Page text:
People of KHSC: Frances Choong
It’s often said that the Emergency Department (ED) is the ‘front door to hospital care.’ In fact at Kingston Health Sciences Centre (KHSC), hundreds of people come through the ED each day, totaling more than 57,000 visits in the last year alone. Whether they arrive by ambulance or walk-in, every single one of those patients encounters a Registration Clerk like Frances Choong.
“Each patient is first met by the triage nurse who assesses their health concern and categorizes them with a triage score to ensure the sickest individuals receive care first. Then I meet with each patient, take down their personal information, insurance information and enter it all into our digital patient care system so we can keep track of all of their healthcare information during their time in the hospital.”
Having spent 25 years doing the job, Frances is an absolute expert in this role. She started working at KHSC’s Kingston General Hospital site as a secretary in 1972 before transitioning into the ED in 1997 where she exclusively works the night shift.
“Having started working in ’72, I think most people would be retired by this point, but I guess I am wired a little different. I had never worked ‘shift work’ until I started in the ED and now I work exclusively 11 p.m. to 7 a.m. When you arrive at the hospital for work, you quickly forget it’s night because you know you have a busy shift ahead of you.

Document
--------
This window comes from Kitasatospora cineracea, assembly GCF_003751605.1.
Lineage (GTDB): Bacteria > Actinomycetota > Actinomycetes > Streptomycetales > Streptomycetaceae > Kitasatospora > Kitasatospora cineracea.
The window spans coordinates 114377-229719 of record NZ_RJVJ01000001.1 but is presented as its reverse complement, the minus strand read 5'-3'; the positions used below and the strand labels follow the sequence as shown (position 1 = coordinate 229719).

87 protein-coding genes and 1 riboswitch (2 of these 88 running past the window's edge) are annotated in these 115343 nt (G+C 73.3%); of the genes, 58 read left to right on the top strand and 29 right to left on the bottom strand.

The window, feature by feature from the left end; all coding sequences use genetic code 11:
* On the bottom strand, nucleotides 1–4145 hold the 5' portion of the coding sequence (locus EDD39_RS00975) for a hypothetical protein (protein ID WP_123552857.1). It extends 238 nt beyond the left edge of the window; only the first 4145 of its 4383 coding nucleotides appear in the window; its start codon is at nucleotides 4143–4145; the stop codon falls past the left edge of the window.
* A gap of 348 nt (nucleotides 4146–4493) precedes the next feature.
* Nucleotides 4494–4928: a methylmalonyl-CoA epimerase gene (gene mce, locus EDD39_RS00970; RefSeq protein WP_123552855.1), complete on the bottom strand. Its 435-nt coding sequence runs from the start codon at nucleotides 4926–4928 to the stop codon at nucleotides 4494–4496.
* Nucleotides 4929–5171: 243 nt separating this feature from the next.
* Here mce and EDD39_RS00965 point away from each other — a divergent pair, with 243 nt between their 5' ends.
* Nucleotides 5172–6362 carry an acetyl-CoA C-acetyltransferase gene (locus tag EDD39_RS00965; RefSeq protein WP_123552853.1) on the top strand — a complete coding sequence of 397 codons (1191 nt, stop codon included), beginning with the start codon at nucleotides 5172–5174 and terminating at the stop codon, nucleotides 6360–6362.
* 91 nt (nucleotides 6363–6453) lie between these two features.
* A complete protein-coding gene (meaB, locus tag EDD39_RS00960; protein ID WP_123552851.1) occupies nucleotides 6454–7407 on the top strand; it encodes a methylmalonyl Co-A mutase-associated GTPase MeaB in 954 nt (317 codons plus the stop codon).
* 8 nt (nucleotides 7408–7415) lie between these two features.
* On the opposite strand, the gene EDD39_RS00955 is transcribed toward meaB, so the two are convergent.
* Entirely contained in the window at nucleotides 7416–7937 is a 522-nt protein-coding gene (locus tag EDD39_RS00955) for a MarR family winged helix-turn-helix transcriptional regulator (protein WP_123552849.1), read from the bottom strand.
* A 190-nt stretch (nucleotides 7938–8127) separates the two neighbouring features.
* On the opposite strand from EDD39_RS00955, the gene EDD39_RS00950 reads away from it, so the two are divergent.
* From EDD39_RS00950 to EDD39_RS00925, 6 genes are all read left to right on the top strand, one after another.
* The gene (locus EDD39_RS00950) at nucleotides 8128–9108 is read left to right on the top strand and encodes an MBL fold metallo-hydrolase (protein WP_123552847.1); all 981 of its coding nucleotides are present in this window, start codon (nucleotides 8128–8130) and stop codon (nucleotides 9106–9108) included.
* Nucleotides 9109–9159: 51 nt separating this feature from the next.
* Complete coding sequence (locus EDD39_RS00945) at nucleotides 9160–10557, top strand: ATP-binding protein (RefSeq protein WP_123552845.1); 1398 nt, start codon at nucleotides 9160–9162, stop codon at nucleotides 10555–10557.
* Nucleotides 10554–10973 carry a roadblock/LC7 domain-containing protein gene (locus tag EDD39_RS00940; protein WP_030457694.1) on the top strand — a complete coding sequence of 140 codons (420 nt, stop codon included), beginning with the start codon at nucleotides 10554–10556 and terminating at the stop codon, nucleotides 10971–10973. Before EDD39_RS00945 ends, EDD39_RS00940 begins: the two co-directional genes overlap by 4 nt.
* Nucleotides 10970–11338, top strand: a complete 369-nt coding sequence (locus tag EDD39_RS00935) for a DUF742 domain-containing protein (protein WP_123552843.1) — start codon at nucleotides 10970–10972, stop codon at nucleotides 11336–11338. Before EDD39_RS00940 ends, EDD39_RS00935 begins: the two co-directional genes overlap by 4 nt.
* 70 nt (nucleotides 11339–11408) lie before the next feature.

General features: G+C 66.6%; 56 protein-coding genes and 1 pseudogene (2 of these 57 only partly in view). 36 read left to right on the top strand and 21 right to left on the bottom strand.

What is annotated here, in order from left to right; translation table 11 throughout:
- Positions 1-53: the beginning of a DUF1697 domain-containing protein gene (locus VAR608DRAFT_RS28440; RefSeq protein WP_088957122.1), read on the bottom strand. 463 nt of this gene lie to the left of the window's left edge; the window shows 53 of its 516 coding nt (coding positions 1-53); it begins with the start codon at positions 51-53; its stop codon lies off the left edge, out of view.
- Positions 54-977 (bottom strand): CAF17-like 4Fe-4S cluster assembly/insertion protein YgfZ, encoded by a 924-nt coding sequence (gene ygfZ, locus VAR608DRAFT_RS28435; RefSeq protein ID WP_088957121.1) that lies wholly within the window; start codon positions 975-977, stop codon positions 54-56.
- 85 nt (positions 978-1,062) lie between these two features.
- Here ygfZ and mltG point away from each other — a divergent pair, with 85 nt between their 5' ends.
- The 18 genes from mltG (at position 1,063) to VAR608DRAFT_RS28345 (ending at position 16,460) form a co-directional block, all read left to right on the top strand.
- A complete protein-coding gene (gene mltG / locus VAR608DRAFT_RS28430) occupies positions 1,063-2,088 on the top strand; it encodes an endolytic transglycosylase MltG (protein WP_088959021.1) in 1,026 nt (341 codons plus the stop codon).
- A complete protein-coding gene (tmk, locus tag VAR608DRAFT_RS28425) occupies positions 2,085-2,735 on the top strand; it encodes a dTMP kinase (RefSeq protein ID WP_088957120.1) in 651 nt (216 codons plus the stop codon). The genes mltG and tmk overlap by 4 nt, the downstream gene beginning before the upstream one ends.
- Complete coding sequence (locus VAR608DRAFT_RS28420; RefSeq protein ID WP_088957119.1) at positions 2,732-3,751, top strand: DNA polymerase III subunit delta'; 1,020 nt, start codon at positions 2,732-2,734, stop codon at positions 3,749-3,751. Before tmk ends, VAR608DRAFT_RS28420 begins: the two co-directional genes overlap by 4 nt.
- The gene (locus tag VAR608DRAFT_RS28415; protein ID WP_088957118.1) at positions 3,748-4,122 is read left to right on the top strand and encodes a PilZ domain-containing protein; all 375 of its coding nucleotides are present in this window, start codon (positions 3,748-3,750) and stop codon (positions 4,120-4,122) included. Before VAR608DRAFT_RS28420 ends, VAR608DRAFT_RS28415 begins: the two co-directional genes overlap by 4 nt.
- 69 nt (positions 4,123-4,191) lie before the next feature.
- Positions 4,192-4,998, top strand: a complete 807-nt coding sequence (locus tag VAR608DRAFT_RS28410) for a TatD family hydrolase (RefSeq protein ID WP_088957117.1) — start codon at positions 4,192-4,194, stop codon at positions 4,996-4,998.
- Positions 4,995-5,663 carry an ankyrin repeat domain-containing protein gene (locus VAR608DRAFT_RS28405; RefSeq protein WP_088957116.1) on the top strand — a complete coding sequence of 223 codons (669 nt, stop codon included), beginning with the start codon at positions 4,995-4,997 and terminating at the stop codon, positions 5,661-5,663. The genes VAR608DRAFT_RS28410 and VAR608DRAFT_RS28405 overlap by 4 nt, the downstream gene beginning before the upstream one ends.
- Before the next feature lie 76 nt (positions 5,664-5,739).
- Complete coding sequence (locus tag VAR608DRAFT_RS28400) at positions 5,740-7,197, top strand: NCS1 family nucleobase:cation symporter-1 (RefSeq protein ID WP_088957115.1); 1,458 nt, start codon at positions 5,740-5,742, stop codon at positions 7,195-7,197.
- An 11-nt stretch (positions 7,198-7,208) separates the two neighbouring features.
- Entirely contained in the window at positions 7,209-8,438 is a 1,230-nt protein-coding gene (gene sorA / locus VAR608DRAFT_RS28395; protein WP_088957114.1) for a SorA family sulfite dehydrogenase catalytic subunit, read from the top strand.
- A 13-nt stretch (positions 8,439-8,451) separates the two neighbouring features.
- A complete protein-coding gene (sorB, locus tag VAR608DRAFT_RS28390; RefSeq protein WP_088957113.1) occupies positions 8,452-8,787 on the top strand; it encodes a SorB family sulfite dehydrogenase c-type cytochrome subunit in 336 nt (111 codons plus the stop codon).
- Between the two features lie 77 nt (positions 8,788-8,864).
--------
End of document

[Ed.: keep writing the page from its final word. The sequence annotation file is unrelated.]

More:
“I am the only registration person on the overnight shift, so I deal with walk-ins and patients that arrive by ambulance. If the patient comes in via ambulance, I go and see the patient on the stretcher. If their issue is more serious and they aren’t able to speak for themselves, I may need to work with their family or whomever is accompanying them.
“Another big part of the job is visiting the patient at the bedside if they are going to be admitted to an inpatient unit to make sure I have all the right information. Then I do all the paperwork and charts so they are ready to be transferred to the Medical Records department. It’s busy, I don’t have time to wonder what I’m going to do next because I’m always on the go, but it’s always interesting.”
Thankfully she says, she’s also someone who genuinely likes working with the public, because when you see people in the ED, they're often having a bad day.
“I see all sorts of different circumstances and some people are more patient than others, but I always do my job to the best of my ability. I see patient, after patient, after patient, and just work to ensure their information is correct for the medical team. But there is the humanity too. On a winter night you might notice someone is cold in the waiting room and they need a blanket. That’s not in the job description, but I can show empathy and go and get a blanket to help make them more comfortable. It’s not always just the pen, paper, and computer in this role. It’s the extra compassion that we can offer.
“I like to joke that the Emergency Department will never go out of business,” which has been especially true the last few years. The number of patients is certainly on the rise and we have longer wait-times. But we’re not the only hospital. That’s the whole way the medical system is working right now. It’s a whole combination of factors across the whole health care system.
“But our medical teams are great and we are all trying our hardest, we are all very dedicated. I genuinely like working in healthcare and dealing with the public. I like helping patients.”